Much of the road does not allow cars or other motor vehicles, which allows the street to be full of pedestrians. Before the late 1990s, trolleybuses, buses and other traffic ran through the street, making it very congested. During 1999 and 2000, modifications were made to make Wangfujing Street car-free, except for the trolley tours.

One of the major shopping malls, Oriental Plaza, is located at one end of the street, Wangfujing Nankou. The street heads north and ends at the Sun Dong An Plaza.

Great Wall of China

One of the country's most significant representations of culture and history is the Great Wall of China. The wall takes the shape of a gigantic dragon. It winds across northern China from east to west, passing through deserts, grasslands, mountains, valleys and plateaus. The wall is over 4,000 miles long, with an average height of 40 feet and a width of 16 feet.

The first part of the wall was built in 770 BC and the construction continued on for centuries, when each dynasty continued to add more. It was built in order to protect China from raids by the Mongols and Turkic tribes. The primary purpose of the wall was not to keep out the people who could scale the wall, but to insure that semi-nomadic people on the outside of the wall could not cross their horses or return easily with stolen property. During those times, the weaponry only consisted of swords, spears, lances and bows and arrows, nothing strong enough to defeat the structure of the wall.

The wall was one of the most strategic military structures. It is complemented by defensive fighting stations, to which wall defenders could retreat if overwhelmed. Each tower has unique and restricted stairways and entries to confuse attackers. Barracks and administrative centers are located at larger intervals. And, in addition to the usual military weapons of the period, specialized wall defense weapons were used. The watch towers, which were spread about a half mile apart were used to house troops, send smoke signals and store weapons.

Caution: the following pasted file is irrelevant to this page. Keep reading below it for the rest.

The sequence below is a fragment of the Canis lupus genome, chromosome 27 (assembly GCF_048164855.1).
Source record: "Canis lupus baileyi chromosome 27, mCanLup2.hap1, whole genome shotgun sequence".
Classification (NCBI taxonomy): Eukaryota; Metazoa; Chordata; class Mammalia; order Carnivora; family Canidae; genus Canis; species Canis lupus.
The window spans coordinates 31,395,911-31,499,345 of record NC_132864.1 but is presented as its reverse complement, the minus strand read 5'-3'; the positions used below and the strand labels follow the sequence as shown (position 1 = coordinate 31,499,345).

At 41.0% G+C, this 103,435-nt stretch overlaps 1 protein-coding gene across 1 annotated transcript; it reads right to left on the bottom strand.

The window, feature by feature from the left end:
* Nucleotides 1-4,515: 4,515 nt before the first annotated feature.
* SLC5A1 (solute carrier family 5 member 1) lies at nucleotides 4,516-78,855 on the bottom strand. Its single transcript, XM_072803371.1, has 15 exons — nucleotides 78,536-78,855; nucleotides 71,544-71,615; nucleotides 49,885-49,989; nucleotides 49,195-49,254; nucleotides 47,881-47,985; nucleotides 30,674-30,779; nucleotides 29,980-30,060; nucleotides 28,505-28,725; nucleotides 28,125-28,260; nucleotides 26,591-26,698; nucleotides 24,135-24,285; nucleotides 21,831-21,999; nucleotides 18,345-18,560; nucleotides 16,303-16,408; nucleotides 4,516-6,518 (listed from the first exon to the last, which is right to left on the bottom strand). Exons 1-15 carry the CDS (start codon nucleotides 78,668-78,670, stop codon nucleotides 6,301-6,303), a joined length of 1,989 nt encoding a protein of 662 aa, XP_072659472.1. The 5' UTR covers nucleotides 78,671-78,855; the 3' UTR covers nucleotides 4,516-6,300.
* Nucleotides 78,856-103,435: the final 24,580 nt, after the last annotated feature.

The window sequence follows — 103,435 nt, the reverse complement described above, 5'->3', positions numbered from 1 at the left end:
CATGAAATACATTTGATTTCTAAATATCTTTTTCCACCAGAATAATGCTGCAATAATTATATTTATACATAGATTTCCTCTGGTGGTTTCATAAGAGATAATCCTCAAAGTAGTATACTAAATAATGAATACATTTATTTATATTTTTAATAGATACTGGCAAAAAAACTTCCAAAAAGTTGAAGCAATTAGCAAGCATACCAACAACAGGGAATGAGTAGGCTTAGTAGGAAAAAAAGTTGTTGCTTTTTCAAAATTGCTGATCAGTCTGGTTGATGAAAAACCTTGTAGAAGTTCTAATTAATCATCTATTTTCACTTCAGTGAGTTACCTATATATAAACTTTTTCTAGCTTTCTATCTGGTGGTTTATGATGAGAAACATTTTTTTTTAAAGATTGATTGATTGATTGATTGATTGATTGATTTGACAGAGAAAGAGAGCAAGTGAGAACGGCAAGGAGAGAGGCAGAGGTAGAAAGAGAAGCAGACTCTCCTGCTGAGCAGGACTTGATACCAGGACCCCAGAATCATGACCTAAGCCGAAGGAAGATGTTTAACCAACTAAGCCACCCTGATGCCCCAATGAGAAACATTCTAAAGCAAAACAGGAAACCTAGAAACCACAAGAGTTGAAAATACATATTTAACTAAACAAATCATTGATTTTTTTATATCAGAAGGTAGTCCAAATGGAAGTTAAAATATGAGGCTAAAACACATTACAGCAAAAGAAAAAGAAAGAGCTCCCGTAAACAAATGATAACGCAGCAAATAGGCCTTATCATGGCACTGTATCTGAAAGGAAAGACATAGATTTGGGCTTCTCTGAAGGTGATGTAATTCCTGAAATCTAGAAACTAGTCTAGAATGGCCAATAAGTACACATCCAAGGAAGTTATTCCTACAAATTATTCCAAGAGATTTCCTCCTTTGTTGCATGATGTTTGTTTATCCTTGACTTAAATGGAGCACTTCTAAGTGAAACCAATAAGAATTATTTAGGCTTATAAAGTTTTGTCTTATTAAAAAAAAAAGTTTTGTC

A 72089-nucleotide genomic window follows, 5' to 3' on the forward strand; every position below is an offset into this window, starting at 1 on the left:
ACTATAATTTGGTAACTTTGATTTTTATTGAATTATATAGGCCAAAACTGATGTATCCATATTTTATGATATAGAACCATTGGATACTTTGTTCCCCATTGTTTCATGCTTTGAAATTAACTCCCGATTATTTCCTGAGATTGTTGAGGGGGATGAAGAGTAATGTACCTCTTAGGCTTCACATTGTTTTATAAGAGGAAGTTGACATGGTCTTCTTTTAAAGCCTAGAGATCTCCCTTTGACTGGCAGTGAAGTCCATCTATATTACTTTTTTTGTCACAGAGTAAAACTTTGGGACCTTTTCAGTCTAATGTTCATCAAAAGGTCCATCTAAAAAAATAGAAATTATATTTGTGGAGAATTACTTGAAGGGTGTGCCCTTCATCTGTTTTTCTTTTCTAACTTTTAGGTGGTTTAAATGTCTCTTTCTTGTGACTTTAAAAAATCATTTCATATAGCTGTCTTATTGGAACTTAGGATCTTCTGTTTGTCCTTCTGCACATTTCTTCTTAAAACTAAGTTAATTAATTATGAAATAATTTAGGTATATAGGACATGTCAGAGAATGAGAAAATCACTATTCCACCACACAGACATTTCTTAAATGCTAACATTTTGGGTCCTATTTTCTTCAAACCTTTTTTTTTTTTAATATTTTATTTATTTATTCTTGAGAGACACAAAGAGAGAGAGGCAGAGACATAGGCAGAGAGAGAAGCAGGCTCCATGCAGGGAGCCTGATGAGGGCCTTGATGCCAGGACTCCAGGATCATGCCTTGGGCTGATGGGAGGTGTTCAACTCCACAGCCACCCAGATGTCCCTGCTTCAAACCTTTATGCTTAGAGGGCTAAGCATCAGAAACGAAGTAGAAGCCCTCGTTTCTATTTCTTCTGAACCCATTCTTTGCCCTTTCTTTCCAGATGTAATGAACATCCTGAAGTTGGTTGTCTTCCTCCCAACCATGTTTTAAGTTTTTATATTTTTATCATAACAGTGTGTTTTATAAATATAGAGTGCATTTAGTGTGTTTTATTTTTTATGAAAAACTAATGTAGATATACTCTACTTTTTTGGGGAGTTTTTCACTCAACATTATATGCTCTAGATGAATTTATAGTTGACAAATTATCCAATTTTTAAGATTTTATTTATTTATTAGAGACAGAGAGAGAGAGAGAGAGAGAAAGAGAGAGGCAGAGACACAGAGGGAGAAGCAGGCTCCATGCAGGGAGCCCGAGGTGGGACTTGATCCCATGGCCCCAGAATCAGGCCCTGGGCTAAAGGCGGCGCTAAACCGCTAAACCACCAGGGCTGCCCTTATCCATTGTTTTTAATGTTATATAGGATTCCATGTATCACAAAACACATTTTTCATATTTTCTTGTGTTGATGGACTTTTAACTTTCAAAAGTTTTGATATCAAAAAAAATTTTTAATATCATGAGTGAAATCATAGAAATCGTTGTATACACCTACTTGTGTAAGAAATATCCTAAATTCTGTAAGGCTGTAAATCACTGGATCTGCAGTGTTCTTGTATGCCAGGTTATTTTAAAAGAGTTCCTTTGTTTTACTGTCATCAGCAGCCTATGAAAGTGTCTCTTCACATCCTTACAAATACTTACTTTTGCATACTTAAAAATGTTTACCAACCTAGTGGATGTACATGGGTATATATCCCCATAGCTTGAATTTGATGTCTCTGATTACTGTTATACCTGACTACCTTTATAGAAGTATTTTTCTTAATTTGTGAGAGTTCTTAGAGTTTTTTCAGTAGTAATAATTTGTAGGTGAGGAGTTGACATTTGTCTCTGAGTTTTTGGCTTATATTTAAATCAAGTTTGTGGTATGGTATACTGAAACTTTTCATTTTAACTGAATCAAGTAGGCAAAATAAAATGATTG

The materials used were those available near the site of construction. Near Beijing, the wall is constructed from quarried limestone blocks. In other locations it may be quarried granite or fired brick. Where two such materials are used, two finished walls are erected with earth and rubble fill placed in between with a final paving to form a single unit. In some areas the blocks were cemented with a mixture of glutinous rice and eggwhite. In the extreme western desert locations, where good materials are scarce, the wall was constructed from dirt rammed between rough wood tied together with woven mats.

Even today, new parts of the wall are being discovered. In Oct. 2002, a 50 mile section of the wall was discovered in northwestern china, centuries after being submerged by the sands that move across the arid area each year.
The Wall is included in lists of the "Seven Medieval Wonders of the World" and it was made a UNESCO World Heritage Site in 1987.

Long-ting Park & City Gate 龙庭

Long-ting Park was built during the Song dynasty and is located in the city center, along the Imperial Way. In the park are many souvenir shops and traditional restaurants.

Dragon Pavilion

The Dragon Pavilion is a famous monument in this city. It was the emperor’s palace during the Jin and Song Dynasty and later became a Taoist temple when the Yuang Dynasty ruled. You must climb 72 steps to enter the palace and the entrance has nine carved dragons. Behind the Dragon Pavilion is a public park with two lakes, Pan Lake and Yang Lake.

Iron Pagoda

The Iron Pagoda is an octoganal Buddhist pagoda made of glazed bricks, origionally build during the Song Dynasty in 1049 A.D.